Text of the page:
It is hard not to get caught up in the swine flu madness. I can barely enjoy my breakfast anymore without thinking I may somehow contract the H1N1 virus. I see myself quarantined, in an isolated chamber with a glass wall, being examined by government officials. This fear may be paranoid, and straight out of Hollywood, but I doubt I’m the only one who has it right now.
In scouring news media sites to keep up with the latest news on the pandemic, or near-pandemic,I came across an interesting tool that has potential for use in the pharma industry. Google Maps recently partnered with Twitter to produce an interactive map of the U.S. that pinpoints reported swine flu cases in real-time, but also shows “pop-up” messages whenever someone tweets anything regarding “swine flu” or the “H1N1 virus” in their geographic location. One could, in theory, spend all day reading real-time tweets about swine flu from all over the country on one map.
Now I have my issues with the narcissistic nature of the Twitter platform, but I do think something like this has great potential to be useful in the drug industry. WHO and CDC have been using the swine flu Google/Twitter map to keep tabs on potential flu cases, assess geographic hotspots, and gauge public opinion. Sure, it’s not “scientific” data, but it certainly has value for spotting trends and raising red flags.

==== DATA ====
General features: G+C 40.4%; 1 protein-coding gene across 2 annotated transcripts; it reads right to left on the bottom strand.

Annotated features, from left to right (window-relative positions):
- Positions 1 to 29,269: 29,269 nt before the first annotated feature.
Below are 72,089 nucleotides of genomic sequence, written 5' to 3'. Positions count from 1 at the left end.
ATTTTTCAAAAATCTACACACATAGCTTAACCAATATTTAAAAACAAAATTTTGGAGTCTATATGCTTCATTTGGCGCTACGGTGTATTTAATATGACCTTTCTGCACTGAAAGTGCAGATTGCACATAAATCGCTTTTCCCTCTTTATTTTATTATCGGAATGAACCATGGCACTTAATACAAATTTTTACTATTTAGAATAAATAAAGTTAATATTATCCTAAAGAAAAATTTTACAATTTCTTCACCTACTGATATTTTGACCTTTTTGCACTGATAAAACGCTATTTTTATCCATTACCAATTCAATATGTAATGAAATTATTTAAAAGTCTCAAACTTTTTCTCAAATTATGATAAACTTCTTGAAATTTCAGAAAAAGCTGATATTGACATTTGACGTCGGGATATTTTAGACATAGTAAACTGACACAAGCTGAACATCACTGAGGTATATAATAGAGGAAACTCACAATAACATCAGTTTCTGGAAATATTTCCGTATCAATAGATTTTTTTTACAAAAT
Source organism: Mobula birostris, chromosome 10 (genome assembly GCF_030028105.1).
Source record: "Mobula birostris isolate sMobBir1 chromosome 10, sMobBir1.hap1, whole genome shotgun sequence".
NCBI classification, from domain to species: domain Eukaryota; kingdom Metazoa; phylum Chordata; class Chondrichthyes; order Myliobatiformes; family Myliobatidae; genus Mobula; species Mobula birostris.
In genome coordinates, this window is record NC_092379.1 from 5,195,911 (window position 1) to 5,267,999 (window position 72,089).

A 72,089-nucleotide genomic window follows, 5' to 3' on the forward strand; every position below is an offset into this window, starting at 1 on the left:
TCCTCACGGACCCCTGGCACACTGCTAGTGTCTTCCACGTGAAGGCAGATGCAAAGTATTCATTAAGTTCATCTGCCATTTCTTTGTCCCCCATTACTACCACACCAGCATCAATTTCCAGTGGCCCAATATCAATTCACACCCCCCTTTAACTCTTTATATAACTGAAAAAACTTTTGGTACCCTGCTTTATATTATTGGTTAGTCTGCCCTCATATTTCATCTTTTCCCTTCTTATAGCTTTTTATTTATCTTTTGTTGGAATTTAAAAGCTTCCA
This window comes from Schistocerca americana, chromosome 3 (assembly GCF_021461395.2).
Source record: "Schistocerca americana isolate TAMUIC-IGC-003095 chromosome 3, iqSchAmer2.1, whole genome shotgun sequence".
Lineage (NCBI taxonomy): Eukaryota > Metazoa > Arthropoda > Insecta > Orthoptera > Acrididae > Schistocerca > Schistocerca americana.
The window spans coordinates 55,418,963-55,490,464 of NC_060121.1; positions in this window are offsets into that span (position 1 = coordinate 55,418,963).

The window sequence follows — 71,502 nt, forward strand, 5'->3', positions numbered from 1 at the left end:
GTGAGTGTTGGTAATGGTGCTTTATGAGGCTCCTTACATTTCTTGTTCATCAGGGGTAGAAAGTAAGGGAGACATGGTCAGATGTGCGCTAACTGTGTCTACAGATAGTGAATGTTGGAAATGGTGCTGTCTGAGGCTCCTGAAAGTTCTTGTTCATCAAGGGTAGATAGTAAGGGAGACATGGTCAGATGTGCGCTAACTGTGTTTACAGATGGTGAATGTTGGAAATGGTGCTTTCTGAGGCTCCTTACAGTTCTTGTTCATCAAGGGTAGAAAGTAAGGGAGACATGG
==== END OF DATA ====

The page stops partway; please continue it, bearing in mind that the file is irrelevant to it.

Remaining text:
FDA and pharmaceutical companies may be able to use a similar platform to keep tabs on drug performance or analyze certain regions for potential health hazards, or perhaps forecast changing demands in order to adjust production/supply levels.
Twitter Search allows you to monitor a particular keyword, brand or product name and register for an RSS feed for that search query. Drug companies and researchers can utilize this information in their studies to track their brands and monitor patient information and potential drug safety issues.
Novartis is using Google Earth and a tailored social media software in its interactive website CMLEarth. The site is a networking tool for patients, caregivers and physicians around the world to exchange stories and information regarding chronic myeloid leukemia. In a perfect world, platforms like this would exist for all drug types, sponsored by the drug companies themselves, so that patient-created message boards and chat rooms would not be the only such resources available.
The powers of social media platforms need to be tapped in order for outlets such as Twitter, Facebook and Google to be put to use in a more constructive way, so that they become much more than mere outlets for personal expression. If the public is willing to volunteer information in an open forum, this information should be captured to help us better understand and cope with pandemics and other public health issues.